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Publications and projects of the East-West Center in Washington analyze the major political, diplomatic, and security developments affecting Asia with a view towards enhancing conflict management and promoting peace and security in the region. Additional East-West Center publications are available at East-West Center Publications. View publications by past East-West Center in Washington Visiting Fellows here


Asia Matters for America/America Matters for Asia

The Asia Matters for America/America Matters for Asia initiative is an interactive, online resource for credible and nonpartisan information, graphics, analysis, and news on US-Indo-Pacific relations at the national, state, and local levels.

AsiaMattersforAmerica.org | ASEAN | Australia | India | Japan | Korea | Mekong

Asia Matters is also home to resources covering US foreign policy towards the Indo-Pacific. The 2020 Presidential Candidates on the Indo-Pacific resource highlights mentions of Indo-Pacific issues by US presidential candidates and nominees in speeches, campaign documents, and debates. The Trump Administration & US – Indo-Pacific Relations resource tracks statements, developments, visits, and other interactions in US-Indo-Pacific relations from the president and select members of his cabinet.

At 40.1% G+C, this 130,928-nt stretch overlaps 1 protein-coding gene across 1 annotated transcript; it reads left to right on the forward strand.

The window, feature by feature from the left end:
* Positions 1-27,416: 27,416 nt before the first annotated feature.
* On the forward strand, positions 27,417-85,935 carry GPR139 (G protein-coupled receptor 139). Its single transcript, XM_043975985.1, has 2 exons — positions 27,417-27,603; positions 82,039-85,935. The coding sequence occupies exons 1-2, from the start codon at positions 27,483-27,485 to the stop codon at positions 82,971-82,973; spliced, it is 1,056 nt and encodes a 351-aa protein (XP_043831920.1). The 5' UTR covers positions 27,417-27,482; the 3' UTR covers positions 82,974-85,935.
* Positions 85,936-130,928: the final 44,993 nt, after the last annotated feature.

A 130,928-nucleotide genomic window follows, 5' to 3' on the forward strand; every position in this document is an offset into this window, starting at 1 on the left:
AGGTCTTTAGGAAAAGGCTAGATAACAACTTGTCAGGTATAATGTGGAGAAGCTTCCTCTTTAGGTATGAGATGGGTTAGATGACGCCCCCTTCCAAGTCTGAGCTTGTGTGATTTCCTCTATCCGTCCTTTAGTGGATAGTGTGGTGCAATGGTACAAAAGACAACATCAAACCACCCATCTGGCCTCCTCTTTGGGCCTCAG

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Asia Pacific Bulletin (APB) analyses focus on policy-relevant Asia Pacific developments and US-Asia relations and are 1000 words in length. APBs are designed to provide insights, information, and perspective for the busy professional or policymaker. The views expressed in this publication are those of the authors and do not necessarily reflect the policy or position of the East-West Center.

Recently, the Asia Pacific Bulletin has featured series that focus on a particular theme/topic with multiple authors weighing in. View them below:

 


Collaborative Projects

A Hardening US-China Competition: Asia Policy in America’s 2020 Elections and Regional Responses A Hardening US-China Competition: Asia Policy in America’s 2020 Elections and Regional Responses

The US presidential election campaign debates focused by mid-2020 on the enormous and immediate domestic consequences of the worldwide novel coronavirus pandemic COVID-19 and economic crisis impacting the United States and concurrent widespread protests and counterarguments on police brutality and racial prejudice. President Donald Trump and his Democratic challenger, former Vice President Joseph Biden, were deeply divided on how the US government should respond to these domestic challenges. Against this background, foreign policy was a secondary consideration with one notable exception—relations with China. The report was authored by Dr. Satu Limaye, Director of the East-West Center in Washington and Dr. Robert Sutter, Professor of Practice of International Affairs at the Elliott School of The George Washington University


America's 2016 Election Debate on Asia Policy and Asian Reactions America's 2016 Election Debate on Asia Policy and Asian Reactions